St. Lawrence County schools looking for alternative ways to serve milk in face of carton shortage
BY MATT LINDSEY
North Country This Week
Schools are finding alternative ways to serve milk to St. Lawrence County students due to a national milk carton shortage that’s expected to last into the new year.
Milk is required to be served with school meals, however USDA’s Food and Nutrition Service officials are allowing districts to serve different types or sizes of milk during the supply shortage.“Districts in our region can purchase gallons and half gallons of white and chocolate milk in different fat contents from our vendors,” said St. Lawrence-Lewis BOCES Central Food Management Assistant Director David Gravlin.
He said district food service managers have placed orders for cups and dispensing supplies so they can hopefully continue to serve milk without any disruptions.
"Our main objective is to ensure students have access to milk, and we will continue to look into other methods of serving milk such as boxed milk, bulk dispensers or different sizes and types of milk ," said Gravlin.
Most schools will shift to serving shelf-stable milk.
Shelf-stable milk is milk that has been pasteurized and packaged a little differently than refrigerated milk in order to extend its shelf life. Shelf-stable, or aseptic, milks are common in other parts of the world but didn’t really catch on stateside until about 30 years ago, mainly because Americans tend to equate refrigeration with freshness.
“Yes, we are purchasing shelf-stable milk, as opposed to refrigerated milk in cartons,” Ogdensburg School Superintendent Kevin Kendall said.
USDA’s Food and Nutrition Service officials have also stated that schools can skip milk all together during this shortage.
There are no plans to go that route as of now, Kendall said.
At Potsdam Central, they anticipated having enough milk cartons to get them through the next couple of days.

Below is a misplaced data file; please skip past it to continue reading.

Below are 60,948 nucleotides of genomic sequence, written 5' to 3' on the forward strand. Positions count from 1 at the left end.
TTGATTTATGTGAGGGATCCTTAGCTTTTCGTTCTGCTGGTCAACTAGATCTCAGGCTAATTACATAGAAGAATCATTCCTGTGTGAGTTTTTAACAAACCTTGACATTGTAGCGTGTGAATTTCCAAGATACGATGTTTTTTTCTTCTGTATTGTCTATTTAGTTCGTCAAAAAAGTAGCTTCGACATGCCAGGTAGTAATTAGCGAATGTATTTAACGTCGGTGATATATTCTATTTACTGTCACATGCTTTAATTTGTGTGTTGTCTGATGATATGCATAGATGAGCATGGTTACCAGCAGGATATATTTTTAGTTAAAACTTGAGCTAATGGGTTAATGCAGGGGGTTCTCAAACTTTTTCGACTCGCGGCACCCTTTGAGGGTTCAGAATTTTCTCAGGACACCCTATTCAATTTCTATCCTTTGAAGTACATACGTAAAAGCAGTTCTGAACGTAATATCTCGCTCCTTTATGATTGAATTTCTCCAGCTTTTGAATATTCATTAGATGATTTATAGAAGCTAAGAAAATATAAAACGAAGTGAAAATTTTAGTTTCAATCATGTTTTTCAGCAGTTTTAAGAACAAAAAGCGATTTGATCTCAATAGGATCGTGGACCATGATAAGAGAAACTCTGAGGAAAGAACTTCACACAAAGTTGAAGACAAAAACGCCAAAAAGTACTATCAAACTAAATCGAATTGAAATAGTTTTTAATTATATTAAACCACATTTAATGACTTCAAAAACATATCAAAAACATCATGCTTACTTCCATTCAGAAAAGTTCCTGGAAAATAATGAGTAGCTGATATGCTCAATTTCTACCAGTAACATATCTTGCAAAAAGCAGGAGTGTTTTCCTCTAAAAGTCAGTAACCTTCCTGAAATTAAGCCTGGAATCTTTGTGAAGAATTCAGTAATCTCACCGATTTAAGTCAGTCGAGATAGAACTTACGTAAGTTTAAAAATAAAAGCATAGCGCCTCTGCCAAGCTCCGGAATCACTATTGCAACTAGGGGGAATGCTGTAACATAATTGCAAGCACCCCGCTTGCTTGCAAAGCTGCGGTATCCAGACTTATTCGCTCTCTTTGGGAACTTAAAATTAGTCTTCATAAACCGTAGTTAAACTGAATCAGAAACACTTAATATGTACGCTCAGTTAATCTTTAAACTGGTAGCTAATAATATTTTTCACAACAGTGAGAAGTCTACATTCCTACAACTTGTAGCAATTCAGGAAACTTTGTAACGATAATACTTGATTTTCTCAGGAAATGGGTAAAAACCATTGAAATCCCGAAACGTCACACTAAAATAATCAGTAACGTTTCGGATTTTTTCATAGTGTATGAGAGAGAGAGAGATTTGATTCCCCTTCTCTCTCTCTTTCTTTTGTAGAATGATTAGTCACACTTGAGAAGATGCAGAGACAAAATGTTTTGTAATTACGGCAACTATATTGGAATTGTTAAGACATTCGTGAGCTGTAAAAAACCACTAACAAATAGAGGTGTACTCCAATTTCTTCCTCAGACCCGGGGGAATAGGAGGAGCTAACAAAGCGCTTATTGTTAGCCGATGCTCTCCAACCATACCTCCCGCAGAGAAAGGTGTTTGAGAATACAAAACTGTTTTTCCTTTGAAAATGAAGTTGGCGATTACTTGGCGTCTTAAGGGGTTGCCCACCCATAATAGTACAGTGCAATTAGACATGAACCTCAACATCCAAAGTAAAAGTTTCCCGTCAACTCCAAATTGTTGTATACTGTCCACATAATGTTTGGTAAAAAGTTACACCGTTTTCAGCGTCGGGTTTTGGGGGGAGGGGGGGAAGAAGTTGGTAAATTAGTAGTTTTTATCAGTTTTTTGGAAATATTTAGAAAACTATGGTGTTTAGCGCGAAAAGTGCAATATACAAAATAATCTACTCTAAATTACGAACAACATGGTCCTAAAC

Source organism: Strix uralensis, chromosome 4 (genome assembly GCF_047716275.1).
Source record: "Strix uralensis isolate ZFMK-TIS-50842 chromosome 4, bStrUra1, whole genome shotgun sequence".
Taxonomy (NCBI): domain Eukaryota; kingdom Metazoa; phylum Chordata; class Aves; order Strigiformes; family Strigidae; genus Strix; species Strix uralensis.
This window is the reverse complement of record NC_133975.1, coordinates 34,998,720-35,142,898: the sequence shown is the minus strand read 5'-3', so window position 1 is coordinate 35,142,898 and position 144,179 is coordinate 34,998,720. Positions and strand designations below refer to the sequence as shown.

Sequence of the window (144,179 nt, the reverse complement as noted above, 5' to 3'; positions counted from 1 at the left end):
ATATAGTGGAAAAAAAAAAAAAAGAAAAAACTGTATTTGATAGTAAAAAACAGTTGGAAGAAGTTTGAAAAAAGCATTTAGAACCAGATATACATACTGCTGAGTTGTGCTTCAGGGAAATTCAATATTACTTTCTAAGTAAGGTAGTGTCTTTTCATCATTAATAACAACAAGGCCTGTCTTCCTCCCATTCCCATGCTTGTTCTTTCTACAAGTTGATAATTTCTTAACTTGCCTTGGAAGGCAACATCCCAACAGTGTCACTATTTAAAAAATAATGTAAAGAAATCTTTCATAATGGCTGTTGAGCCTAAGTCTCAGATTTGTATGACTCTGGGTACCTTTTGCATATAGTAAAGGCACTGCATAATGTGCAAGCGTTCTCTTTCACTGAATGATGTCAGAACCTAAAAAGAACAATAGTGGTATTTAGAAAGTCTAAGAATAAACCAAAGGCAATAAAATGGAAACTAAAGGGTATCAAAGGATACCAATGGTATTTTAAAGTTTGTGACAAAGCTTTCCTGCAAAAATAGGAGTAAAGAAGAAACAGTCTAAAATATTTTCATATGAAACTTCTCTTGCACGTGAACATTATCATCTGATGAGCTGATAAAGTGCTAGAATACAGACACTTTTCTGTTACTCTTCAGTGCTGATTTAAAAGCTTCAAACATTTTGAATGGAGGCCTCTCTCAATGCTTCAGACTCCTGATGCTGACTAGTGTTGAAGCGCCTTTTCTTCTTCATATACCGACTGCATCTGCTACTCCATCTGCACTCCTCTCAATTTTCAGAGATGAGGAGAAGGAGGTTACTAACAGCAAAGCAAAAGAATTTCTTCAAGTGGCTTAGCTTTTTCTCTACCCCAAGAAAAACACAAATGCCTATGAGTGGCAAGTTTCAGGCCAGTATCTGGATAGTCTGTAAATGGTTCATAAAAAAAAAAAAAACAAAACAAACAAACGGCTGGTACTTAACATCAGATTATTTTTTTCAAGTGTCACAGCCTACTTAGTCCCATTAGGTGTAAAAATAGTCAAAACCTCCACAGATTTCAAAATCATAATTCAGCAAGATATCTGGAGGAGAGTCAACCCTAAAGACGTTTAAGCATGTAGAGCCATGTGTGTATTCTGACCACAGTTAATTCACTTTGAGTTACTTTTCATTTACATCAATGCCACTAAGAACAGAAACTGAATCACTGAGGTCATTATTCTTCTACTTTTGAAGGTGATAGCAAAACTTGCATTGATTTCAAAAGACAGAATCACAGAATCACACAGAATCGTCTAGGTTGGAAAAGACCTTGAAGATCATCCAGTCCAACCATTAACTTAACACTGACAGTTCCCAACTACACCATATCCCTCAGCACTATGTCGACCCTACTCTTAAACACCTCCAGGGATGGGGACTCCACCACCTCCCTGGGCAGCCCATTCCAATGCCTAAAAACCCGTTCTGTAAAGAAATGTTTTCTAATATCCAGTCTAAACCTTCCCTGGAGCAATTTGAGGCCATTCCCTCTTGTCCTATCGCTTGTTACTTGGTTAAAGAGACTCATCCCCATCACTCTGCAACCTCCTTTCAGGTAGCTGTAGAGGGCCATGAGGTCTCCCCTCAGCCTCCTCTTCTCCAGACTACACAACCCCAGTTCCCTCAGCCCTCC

“After that, we'll be placing Igloo Self-Serving Stations around each cafeteria,” PCS Superintendent Jerry Griffin said.
Potsdam will serve milk in the stations for about two weeks.
“After that, we should be able to serve shelf-stable cold milk in cartons until the issue is resolved nationally,” Griffin said.
Milk cartons have run out at Norwood-Norfolk Central.
“We have been diligent in searching for alternatives to the hard-to-get cartoned milk,” NNCS Superintendent James Cruikshank said.
With their milk carton supply exhausted, the school is using Igloo coolers and cups.
“It's not the solution we all want, but it worked today fairly well,” he said.
Long-term, the school is planning to serve shelf-stable milk as well, which comes in a self-serve container, the super said.
“We felt that providing a milk product was better and more nutritious than many alternatives,” Cruikshank said. “We should have this product at some point next week.”
The superintendents seemed to agree that the shortage is expected to be relatively short-term, possibly lasting into early 2024.
“With the holidays and school vacations in November and December, this should be a short-term issue,” Kendall said.
The reason for the shortage is still somewhat of a mystery.
Several superintendents said they were told there was a fire in the milk carton distribution plant, while national stories are reporting production issues with the company that produces the most milk cartons.
“As for the reason for this shortage, I'm not completely sure,” Cruikshank said. “We've heard there was a fire, but I cannot point my finger at any one situation leading to this.
Congresswoman Applauds Schools
“I applaud our Upstate schools that have quickly adapted to serving our students by purchasing milk by the gallon to serve individually to ensure our kids have uninterrupted access to a proper nutritious meal as this milk carton shortage persists,” Congresswoman Elise Stefanik.
“I am deeply concerned about the milk carton shortage that threatens to remove our children’s access at school to nutritious milk essential for their healthy development. Our dairy farmers in Upstate New York and the North Country work hard to produce nutritious dairy products so that our children can access these essential nutrients for their development. The health benefits from diets that include milk are undeniable which is why I cosponsored the Whole Milk for Healthy Kids Act, legislation that would expand access to whole milk options in schools,” said Stefanik.